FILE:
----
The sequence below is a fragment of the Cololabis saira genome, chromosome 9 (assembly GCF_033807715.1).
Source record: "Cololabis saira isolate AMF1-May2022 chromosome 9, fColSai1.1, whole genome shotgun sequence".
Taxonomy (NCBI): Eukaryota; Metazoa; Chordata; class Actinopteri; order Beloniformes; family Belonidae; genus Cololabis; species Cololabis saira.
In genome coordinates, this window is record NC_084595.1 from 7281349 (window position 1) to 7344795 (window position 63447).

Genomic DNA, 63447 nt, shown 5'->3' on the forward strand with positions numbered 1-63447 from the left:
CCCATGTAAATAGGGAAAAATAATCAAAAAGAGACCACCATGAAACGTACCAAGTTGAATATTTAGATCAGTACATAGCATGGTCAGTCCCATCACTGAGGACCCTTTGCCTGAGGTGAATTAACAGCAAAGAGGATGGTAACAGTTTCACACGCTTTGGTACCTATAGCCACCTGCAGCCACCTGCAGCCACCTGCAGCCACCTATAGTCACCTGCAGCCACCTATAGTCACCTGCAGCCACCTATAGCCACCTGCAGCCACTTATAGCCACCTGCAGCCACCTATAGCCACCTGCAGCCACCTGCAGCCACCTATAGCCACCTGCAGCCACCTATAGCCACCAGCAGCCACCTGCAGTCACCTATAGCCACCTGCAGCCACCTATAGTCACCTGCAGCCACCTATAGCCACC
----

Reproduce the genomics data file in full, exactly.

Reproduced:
The sequence below is a fragment of the Cololabis saira genome, chromosome 9 (assembly GCF_033807715.1).
Source record: "Cololabis saira isolate AMF1-May2022 chromosome 9, fColSai1.1, whole genome shotgun sequence".
Taxonomy (NCBI): Eukaryota; Metazoa; Chordata; class Actinopteri; order Beloniformes; family Belonidae; genus Cololabis; species Cololabis saira.
In genome coordinates, this window is record NC_084595.1 from 7281349 (window position 1) to 7344795 (window position 63447).

Genomic DNA, 63447 nt, shown 5'->3' on the forward strand with positions numbered 1-63447 from the left:
CCCATGTAAATAGGGAAAAATAATCAAAAAGAGACCACCATGAAACGTACCAAGTTGAATATTTAGATCAGTACATAGCATGGTCAGTCCCATCACTGAGGACCCTTTGCCTGAGGTGAATTAACAGCAAAGAGGATGGTAACAGTTTCACACGCTTTGGTACCTATAGCCACCTGCAGCCACCTGCAGCCACCTGCAGCCACCTATAGTCACCTGCAGCCACCTATAGTCACCTGCAGCCACCTATAGCCACCTGCAGCCACTTATAGCCACCTGCAGCCACCTATAGCCACCTGCAGCCACCTGCAGCCACCTATAGCCACCTGCAGCCACCTATAGCCACCAGCAGCCACCTGCAGTCACCTATAGCCACCTGCAGCCACCTATAGTCACCTGCAGCCACCTATAGCCACC